Fat-tailed sheep settle in on the farm

Solms Delta > Deep Delta Blog > Fat-tailed sheep settle in on the farm
February 11th, 2010
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The small herd of fat-tailed sheep that arrived recently at Solms-Delta are another piece of the indigenous jigsaw that is being re-assembled on the farm. They have now taken up residence in a kraal next door to the Dik Delta Fynbos Park. Rather like old Noah in the Bible, Mark Solms has been collecting the indigenous breeds of animals from this region into to his ark, if not two-by-two, then five-by-five.  
These remarkable fat-tailed sheep belong to one of the largest breeds of indigenous sheep descended from the animals originally owned and farmed by the Khoe-Khoe. Hein Joubert, one of the curators of the Dik Delta Fynbos garden says that this herd belongs to the line of animals once owned by Dawid Kruiper, the controversial tribal leader. There are many variants but this herd probably belongs to the Blinkhaar Ronderib Afrikaner breed. This is an extremely hardy mutton/wool breed. According to the experts there are two known varieties of this breed, one which has soft, fine, shiny hair being the Blinkhaar Ronderib Afrikaner and a second which has coarse hair, the Steekhaar Ronderib Afrikaner. The ribs of this breed are oval in shape, and that, together with the shiny or coarse coat, give them this distinctive name.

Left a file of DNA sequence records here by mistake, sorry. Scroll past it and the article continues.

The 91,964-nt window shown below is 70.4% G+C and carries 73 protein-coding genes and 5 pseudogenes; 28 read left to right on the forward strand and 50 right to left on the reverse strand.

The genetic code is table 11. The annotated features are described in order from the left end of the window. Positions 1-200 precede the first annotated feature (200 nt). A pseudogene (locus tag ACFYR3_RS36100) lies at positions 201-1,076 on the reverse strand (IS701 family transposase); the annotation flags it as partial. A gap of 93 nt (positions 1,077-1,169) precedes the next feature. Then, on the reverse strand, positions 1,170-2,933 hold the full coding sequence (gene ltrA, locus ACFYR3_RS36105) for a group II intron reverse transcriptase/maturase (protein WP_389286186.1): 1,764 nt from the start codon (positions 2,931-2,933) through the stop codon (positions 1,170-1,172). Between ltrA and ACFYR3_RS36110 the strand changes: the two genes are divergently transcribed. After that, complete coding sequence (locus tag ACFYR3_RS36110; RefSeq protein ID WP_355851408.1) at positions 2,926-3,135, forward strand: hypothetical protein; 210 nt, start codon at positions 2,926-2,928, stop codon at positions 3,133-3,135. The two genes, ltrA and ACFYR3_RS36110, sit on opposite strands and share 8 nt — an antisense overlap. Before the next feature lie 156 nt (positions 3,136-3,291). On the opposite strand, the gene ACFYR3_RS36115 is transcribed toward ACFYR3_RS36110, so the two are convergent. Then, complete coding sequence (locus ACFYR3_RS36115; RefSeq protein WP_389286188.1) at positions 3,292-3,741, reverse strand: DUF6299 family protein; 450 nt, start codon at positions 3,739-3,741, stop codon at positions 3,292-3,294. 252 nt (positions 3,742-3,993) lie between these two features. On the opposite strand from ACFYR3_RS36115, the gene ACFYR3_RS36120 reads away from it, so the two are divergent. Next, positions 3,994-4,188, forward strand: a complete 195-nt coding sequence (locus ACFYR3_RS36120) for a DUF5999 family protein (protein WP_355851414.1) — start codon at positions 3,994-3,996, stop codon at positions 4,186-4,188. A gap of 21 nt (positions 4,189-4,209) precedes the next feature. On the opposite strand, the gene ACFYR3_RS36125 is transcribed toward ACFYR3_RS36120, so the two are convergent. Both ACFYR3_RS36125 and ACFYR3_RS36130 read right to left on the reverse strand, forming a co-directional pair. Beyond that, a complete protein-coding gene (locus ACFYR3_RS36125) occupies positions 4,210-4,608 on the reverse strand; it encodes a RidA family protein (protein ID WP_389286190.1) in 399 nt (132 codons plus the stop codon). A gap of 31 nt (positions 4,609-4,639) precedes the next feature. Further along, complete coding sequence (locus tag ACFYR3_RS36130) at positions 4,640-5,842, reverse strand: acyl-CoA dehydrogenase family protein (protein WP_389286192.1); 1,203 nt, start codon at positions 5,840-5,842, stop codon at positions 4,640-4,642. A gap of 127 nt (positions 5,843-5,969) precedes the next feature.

I have read that these sheep are well adapted to desert conditions and can survive without water for a long time. Even more curiously the Blinkhaar Ronderibs have heels that are close together, like the gemsbok, enabling them to move over rocky or barren ground. Hein reports that their behaviour, too, is in many respects more buck-like than sheep-like. (It took 18 men three hours to persuade them to return to the kraal after a day’s grazing in the fynbos!)
The distinctive shiny coat was used to make skin blankets (velkomberse). The fat tail (which can sometimes make up to 10% of body weight) is sometimes called the “sjambok.” I wonder why? Perhaps because it can swing menacingly? 

Submitted by Guest Blogger: Prof. John van Zyl – retired professor of communications (Wits) now living in Franschhoek with his wife, Charlotte, who is administrator of the Delta Trust.

 

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2 Comment to “Fat-tailed sheep settle in on the farm”

  1. Patty Kolbe says:

    I imagine if the tail was 10% of the body weight, a twitch could pack a mean punch!

  2. Solms Delta says:

    No wonder they call those tails sjamboks. There’s a lot of fat stored in it.
    Regards
    John

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